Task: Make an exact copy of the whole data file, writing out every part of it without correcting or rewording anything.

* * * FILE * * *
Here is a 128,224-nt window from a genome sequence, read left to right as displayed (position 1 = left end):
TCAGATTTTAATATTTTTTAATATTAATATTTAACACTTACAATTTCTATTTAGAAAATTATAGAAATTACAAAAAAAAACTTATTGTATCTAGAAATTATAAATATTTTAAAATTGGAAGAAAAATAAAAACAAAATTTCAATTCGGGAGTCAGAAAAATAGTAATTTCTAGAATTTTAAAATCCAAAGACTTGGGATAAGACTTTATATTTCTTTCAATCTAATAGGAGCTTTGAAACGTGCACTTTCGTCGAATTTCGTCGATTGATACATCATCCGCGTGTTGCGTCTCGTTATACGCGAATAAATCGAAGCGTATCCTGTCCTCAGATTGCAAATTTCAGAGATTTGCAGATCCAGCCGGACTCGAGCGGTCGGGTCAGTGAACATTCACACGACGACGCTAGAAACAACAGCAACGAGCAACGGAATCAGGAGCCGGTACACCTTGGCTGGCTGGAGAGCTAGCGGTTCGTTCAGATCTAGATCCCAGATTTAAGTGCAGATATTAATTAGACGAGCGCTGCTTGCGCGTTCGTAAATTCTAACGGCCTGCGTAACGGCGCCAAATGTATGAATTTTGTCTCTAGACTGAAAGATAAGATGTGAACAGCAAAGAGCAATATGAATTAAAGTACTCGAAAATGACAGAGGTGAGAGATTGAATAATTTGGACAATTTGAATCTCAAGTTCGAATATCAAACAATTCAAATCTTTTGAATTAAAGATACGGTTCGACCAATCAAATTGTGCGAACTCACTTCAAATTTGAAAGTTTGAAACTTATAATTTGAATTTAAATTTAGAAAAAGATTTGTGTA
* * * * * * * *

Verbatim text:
Here is a 128,224-nt window from a genome sequence, read left to right as displayed (position 1 = left end):
TCAGATTTTAATATTTTTTAATATTAATATTTAACACTTACAATTTCTATTTAGAAAATTATAGAAATTACAAAAAAAAACTTATTGTATCTAGAAATTATAAATATTTTAAAATTGGAAGAAAAATAAAAACAAAATTTCAATTCGGGAGTCAGAAAAATAGTAATTTCTAGAATTTTAAAATCCAAAGACTTGGGATAAGACTTTATATTTCTTTCAATCTAATAGGAGCTTTGAAACGTGCACTTTCGTCGAATTTCGTCGATTGATACATCATCCGCGTGTTGCGTCTCGTTATACGCGAATAAATCGAAGCGTATCCTGTCCTCAGATTGCAAATTTCAGAGATTTGCAGATCCAGCCGGACTCGAGCGGTCGGGTCAGTGAACATTCACACGACGACGCTAGAAACAACAGCAACGAGCAACGGAATCAGGAGCCGGTACACCTTGGCTGGCTGGAGAGCTAGCGGTTCGTTCAGATCTAGATCCCAGATTTAAGTGCAGATATTAATTAGACGAGCGCTGCTTGCGCGTTCGTAAATTCTAACGGCCTGCGTAACGGCGCCAAATGTATGAATTTTGTCTCTAGACTGAAAGATAAGATGTGAACAGCAAAGAGCAATATGAATTAAAGTACTCGAAAATGACAGAGGTGAGAGATTGAATAATTTGGACAATTTGAATCTCAAGTTCGAATATCAAACAATTCAAATCTTTTGAATTAAAGATACGGTTCGACCAATCAAATTGTGCGAACTCACTTCAAATTTGAAAGTTTGAAACTTATAATTTGAATTTAAATTTAGAAAAAGATTTGTGTA